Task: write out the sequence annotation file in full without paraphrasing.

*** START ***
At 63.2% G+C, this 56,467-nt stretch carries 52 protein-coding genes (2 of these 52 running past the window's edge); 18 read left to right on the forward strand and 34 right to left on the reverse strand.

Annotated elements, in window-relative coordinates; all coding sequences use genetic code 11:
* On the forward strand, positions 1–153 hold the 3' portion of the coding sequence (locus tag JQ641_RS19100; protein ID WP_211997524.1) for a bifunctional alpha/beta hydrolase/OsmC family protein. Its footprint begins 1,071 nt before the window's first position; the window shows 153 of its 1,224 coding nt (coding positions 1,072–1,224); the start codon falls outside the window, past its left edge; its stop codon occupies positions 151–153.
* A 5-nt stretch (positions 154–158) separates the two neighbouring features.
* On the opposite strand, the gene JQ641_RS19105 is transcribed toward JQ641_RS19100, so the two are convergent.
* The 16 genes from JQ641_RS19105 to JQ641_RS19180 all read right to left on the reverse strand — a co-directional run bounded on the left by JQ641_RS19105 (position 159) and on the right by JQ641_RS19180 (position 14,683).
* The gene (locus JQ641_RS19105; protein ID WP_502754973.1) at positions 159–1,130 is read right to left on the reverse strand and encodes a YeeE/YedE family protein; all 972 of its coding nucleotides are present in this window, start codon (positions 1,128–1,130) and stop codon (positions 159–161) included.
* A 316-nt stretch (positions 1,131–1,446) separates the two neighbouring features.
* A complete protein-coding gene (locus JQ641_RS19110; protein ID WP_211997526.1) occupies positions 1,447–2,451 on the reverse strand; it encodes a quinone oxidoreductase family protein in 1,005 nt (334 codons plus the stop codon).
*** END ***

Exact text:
At 63.2% G+C, this 56,467-nt stretch carries 52 protein-coding genes (2 of these 52 running past the window's edge); 18 read left to right on the forward strand and 34 right to left on the reverse strand.

Annotated elements, in window-relative coordinates; all coding sequences use genetic code 11:
* On the forward strand, positions 1–153 hold the 3' portion of the coding sequence (locus tag JQ641_RS19100; protein ID WP_211997524.1) for a bifunctional alpha/beta hydrolase/OsmC family protein. Its footprint begins 1,071 nt before the window's first position; the window shows 153 of its 1,224 coding nt (coding positions 1,072–1,224); the start codon falls outside the window, past its left edge; its stop codon occupies positions 151–153.
* A 5-nt stretch (positions 154–158) separates the two neighbouring features.
* On the opposite strand, the gene JQ641_RS19105 is transcribed toward JQ641_RS19100, so the two are convergent.
* The 16 genes from JQ641_RS19105 to JQ641_RS19180 all read right to left on the reverse strand — a co-directional run bounded on the left by JQ641_RS19105 (position 159) and on the right by JQ641_RS19180 (position 14,683).
* The gene (locus JQ641_RS19105; protein ID WP_502754973.1) at positions 159–1,130 is read right to left on the reverse strand and encodes a YeeE/YedE family protein; all 972 of its coding nucleotides are present in this window, start codon (positions 1,128–1,130) and stop codon (positions 159–161) included.
* A 316-nt stretch (positions 1,131–1,446) separates the two neighbouring features.
* A complete protein-coding gene (locus JQ641_RS19110; protein ID WP_211997526.1) occupies positions 1,447–2,451 on the reverse strand; it encodes a quinone oxidoreductase family protein in 1,005 nt (334 codons plus the stop codon).